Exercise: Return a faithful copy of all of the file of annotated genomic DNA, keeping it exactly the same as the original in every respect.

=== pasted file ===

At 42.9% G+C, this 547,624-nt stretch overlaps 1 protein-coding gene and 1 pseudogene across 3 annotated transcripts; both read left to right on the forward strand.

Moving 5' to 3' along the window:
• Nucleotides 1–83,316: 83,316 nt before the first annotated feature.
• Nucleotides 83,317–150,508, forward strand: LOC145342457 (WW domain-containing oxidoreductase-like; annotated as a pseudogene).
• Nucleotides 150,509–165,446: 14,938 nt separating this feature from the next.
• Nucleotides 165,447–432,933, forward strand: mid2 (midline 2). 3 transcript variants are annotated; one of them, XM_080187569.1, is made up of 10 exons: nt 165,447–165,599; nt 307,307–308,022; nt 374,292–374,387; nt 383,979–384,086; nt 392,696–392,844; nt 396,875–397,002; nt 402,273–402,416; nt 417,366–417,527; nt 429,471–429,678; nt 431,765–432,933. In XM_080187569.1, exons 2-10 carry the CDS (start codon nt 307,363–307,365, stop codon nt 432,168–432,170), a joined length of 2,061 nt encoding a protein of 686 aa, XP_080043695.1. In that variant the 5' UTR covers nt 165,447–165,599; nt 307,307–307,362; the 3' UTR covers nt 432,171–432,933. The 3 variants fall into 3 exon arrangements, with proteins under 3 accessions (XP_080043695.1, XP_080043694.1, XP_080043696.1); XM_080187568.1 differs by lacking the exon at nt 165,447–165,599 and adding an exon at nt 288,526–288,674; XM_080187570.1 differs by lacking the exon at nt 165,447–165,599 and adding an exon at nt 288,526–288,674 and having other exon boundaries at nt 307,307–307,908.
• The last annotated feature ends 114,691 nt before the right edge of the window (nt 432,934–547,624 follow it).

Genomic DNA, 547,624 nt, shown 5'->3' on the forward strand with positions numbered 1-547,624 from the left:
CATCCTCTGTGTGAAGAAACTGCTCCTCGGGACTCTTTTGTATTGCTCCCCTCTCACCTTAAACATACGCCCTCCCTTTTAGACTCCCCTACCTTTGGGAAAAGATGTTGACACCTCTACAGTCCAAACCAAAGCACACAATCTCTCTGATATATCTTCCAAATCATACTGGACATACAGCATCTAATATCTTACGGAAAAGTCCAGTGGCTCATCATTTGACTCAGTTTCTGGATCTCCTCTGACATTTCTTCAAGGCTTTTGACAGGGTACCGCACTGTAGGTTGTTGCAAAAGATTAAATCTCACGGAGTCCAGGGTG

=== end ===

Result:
At 42.9% G+C, this 547,624-nt stretch overlaps 1 protein-coding gene and 1 pseudogene across 3 annotated transcripts; both read left to right on the forward strand.

Moving 5' to 3' along the window:
• Nucleotides 1–83,316: 83,316 nt before the first annotated feature.
• Nucleotides 83,317–150,508, forward strand: LOC145342457 (WW domain-containing oxidoreductase-like; annotated as a pseudogene).
• Nucleotides 150,509–165,446: 14,938 nt separating this feature from the next.
• Nucleotides 165,447–432,933, forward strand: mid2 (midline 2). 3 transcript variants are annotated; one of them, XM_080187569.1, is made up of 10 exons: nt 165,447–165,599; nt 307,307–308,022; nt 374,292–374,387; nt 383,979–384,086; nt 392,696–392,844; nt 396,875–397,002; nt 402,273–402,416; nt 417,366–417,527; nt 429,471–429,678; nt 431,765–432,933. In XM_080187569.1, exons 2-10 carry the CDS (start codon nt 307,363–307,365, stop codon nt 432,168–432,170), a joined length of 2,061 nt encoding a protein of 686 aa, XP_080043695.1. In that variant the 5' UTR covers nt 165,447–165,599; nt 307,307–307,362; the 3' UTR covers nt 432,171–432,933. The 3 variants fall into 3 exon arrangements, with proteins under 3 accessions (XP_080043695.1, XP_080043694.1, XP_080043696.1); XM_080187568.1 differs by lacking the exon at nt 165,447–165,599 and adding an exon at nt 288,526–288,674; XM_080187570.1 differs by lacking the exon at nt 165,447–165,599 and adding an exon at nt 288,526–288,674 and having other exon boundaries at nt 307,307–307,908.
• The last annotated feature ends 114,691 nt before the right edge of the window (nt 432,934–547,624 follow it).

Genomic DNA, 547,624 nt, shown 5'->3' on the forward strand with positions numbered 1-547,624 from the left:
CATCCTCTGTGTGAAGAAACTGCTCCTCGGGACTCTTTTGTATTGCTCCCCTCTCACCTTAAACATACGCCCTCCCTTTTAGACTCCCCTACCTTTGGGAAAAGATGTTGACACCTCTACAGTCCAAACCAAAGCACACAATCTCTCTGATATATCTTCCAAATCATACTGGACATACAGCATCTAATATCTTACGGAAAAGTCCAGTGGCTCATCATTTGACTCAGTTTCTGGATCTCCTCTGACATTTCTTCAAGGCTTTTGACAGGGTACCGCACTGTAGGTTGTTGCAAAAGATTAAATCTCACGGAGTCCAGGGTG